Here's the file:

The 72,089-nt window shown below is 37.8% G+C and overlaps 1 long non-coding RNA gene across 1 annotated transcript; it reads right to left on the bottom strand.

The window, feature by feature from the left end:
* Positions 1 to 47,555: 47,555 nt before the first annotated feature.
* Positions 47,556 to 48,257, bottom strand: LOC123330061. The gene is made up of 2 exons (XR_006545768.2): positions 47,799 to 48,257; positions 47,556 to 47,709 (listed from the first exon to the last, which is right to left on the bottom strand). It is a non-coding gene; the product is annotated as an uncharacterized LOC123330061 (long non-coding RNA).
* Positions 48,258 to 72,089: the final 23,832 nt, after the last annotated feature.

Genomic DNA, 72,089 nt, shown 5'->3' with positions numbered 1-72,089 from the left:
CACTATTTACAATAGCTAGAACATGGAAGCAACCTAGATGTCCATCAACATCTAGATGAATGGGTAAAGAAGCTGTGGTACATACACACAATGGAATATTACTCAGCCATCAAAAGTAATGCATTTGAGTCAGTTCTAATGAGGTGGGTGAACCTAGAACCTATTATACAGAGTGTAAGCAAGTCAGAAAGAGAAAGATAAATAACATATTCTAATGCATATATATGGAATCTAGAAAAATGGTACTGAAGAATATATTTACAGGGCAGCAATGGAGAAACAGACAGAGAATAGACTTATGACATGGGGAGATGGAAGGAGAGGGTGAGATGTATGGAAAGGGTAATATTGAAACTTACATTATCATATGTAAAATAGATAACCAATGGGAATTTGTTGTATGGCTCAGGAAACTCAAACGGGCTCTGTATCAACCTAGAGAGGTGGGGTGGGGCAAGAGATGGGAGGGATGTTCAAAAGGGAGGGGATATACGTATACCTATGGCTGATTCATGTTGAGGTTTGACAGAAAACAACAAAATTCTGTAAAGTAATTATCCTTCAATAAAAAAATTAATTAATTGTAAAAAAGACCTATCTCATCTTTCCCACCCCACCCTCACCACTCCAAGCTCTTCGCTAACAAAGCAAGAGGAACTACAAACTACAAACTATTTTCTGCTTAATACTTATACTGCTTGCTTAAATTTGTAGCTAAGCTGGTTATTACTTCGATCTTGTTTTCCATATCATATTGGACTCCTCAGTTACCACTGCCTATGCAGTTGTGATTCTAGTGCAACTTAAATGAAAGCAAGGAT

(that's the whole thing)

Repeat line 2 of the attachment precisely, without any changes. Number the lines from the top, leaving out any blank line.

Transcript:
The window, feature by feature from the left end: